It’s not hard to count the number of queer, Afro-Puerto Rican former Obama staffers living with their partners and 13-year-old sons on sprawling ranches outside of Ashland: Esperanza Tervalon-Garrett is pretty much it.
But counting up everyone else in Oregon, including those who are terrified of being deported by the federal government?
That’s both a big ask and Tervalon-Garrett’s current gig, as the head of the all-female, black, Latinx, and indigenous crew behind We Count Oregon, a public- and private-funded campaign to ensure all Oregonians fill out their US census form when the constitutionally mandated, once-a-decade count of all 327 or so million people living in this country begins in the spring.
In Oregon, the 2020 census means a potential sixth congressional seat, as well as billions of dollars in federal aid to pay for schools, roads, and social services. And it comes amid the Trump administration’s clear signals that undocumented immigrants participate only at their peril—the White House fought for the right to put a citizenship question on the census, all the way to the Supreme Court, before giving up.
The We Count Oregon team is armed with $9.5 million, plans to raise another half-million, and partnerships with a laundry list of nonprofits that have strong ties to hard-to-count communities.
This is the first time Oregon has spent state dollars on the census, says Aldo Solano, Gov. Kate Brown’s brand-new census project manager. The legislature earmarked $7.5 million for the hard-to-count outreach efforts, and the other $2 million and counting comes from philanthropic and private donations.
“We only get one shot at this,” Solano says. “There’s a lot at stake.” And, at least this year, there’s not a lot of trust the federal government will get the job done on its own.
With their partners, We Count Oregon’s goal is to hire nearly 300 people within the next month, at $17 an hour, and train them in the fine art of GOTC—getting out the count—reaching 200,000 people at their door, by text, or by phone. Those paid workers, in turn, will look to train 10,000 volunteers overall, to be ready for the census forms sent to households starting in mid-March.
Their door-knockers will be looking for the renters, the immigrants, the people of color, the non-English speakers, children under the age of 6—the ones, in other words, who often need government services the most, but are least likely to be counted. Every person We Count Oregon can get to fill out the form means at least an extra $3,200 per year in federal funding for the state—every year for the next 10 years.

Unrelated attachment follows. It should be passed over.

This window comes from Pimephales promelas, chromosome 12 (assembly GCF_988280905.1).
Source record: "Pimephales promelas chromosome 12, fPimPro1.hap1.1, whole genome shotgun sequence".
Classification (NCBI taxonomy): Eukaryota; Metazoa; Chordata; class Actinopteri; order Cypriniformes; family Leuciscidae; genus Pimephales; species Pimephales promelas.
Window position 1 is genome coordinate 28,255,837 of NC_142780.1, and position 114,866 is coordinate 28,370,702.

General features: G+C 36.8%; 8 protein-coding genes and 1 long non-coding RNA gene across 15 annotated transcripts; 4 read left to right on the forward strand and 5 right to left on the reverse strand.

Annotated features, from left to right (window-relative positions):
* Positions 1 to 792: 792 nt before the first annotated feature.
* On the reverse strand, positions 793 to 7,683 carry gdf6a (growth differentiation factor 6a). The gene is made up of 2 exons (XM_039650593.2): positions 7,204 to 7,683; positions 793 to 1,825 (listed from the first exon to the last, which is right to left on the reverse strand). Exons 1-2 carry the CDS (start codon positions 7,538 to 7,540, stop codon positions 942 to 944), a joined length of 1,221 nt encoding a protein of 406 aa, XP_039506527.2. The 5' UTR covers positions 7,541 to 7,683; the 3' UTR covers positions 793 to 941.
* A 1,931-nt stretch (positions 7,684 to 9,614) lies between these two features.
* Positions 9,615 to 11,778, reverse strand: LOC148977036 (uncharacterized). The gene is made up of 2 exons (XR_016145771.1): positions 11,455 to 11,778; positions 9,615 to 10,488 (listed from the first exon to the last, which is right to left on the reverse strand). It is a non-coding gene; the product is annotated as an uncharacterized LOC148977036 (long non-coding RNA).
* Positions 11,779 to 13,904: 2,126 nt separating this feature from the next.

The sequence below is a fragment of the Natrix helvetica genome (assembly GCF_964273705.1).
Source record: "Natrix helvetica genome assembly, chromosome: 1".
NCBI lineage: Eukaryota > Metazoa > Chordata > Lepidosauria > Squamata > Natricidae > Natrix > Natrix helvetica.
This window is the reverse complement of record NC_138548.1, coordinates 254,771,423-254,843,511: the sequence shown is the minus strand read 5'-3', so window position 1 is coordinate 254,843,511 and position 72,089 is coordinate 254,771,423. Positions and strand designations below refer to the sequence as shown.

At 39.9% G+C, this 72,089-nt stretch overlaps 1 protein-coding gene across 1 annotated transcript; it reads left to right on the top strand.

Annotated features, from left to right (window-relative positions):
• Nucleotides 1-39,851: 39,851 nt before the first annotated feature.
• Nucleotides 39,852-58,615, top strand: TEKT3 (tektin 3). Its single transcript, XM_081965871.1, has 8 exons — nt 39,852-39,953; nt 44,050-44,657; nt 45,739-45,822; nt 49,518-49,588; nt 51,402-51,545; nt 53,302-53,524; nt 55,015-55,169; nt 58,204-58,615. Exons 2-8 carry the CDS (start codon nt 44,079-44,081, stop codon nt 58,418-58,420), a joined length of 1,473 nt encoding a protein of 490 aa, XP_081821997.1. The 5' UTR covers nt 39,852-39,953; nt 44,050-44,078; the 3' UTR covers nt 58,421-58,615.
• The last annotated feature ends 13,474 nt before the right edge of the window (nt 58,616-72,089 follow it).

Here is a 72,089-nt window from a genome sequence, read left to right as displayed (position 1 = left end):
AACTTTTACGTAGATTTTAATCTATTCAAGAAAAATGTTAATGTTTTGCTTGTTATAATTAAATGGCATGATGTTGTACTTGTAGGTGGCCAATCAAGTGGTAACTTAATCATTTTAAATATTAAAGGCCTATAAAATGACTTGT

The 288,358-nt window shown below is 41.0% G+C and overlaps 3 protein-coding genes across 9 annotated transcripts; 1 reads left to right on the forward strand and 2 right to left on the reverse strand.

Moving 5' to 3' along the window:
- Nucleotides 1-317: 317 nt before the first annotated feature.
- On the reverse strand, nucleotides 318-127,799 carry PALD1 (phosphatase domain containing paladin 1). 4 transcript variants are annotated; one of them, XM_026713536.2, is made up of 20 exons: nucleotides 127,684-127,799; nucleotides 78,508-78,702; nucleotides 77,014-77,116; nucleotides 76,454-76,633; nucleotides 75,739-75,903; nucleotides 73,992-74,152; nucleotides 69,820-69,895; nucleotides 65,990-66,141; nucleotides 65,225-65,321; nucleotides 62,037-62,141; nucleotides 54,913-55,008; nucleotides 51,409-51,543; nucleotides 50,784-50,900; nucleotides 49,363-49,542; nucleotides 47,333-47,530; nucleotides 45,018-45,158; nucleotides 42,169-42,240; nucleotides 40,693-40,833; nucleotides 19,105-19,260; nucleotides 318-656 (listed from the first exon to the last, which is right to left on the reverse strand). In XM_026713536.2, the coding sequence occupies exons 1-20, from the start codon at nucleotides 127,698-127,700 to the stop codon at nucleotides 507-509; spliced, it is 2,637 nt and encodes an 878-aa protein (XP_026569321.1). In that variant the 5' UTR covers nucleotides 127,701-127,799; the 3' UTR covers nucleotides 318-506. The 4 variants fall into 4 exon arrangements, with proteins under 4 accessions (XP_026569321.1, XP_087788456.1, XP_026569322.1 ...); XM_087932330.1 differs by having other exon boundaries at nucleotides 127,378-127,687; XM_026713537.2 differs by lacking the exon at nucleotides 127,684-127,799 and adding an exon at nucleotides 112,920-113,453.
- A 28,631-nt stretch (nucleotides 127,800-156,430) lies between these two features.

“Participation in this process—that some wanted our brothers and sisters to sit out of—is an opportunity to participate in democracy the way it is supposed to be. We won’t be intimidated,” says Tervalon-Garrett.
It’s not the kind of statewide effort that’s usually spearheaded from Southern Oregon. And it’s unusual, in our insular state, for a relative newcomer to be handed this much responsibility. After a stint as Barack Obama’s Northern California field director in 2007, Tervalon-Garrett became the founding executive director of Oakland Rising, a progressive advocacy nonprofit that ran a census turnout effort in 2010, resulting in a 16 percent increase in citywide response rates from the 2000 census.
Burned out and seeking a quieter place to raise their son, Tervalon-Garrett and her partner, Christine, headed north in 2017, intending to settle in Eugene. At a pit stop in Ashland, they fell in love with the landscape. Now they own a 16-acre organic ranch there, growing everything from hops to heirloom tomatoes and practicing subsistence living, with space for horses to roam.
But the chance to run Oregon’s hard-to-count census outreach was too big to pass up, Tervalon-Garrett says. In the last census, the state missed qualifying for another congressperson by just 45,000 people—since then, Oregon has added an estimated 450,000 new residents, according to the Population Research Center at Portland State University.
Charles Rynerson, the interim director of the PSU center, says he’s cautiously optimistic the unprecedented effort and money Oregon is putting into reaching communities will pay off.
“People are more likely to understand what is at stake if they hear it from someone they know, rather than just the government,” he says. “It’s so important for trusted voices to get out the message.”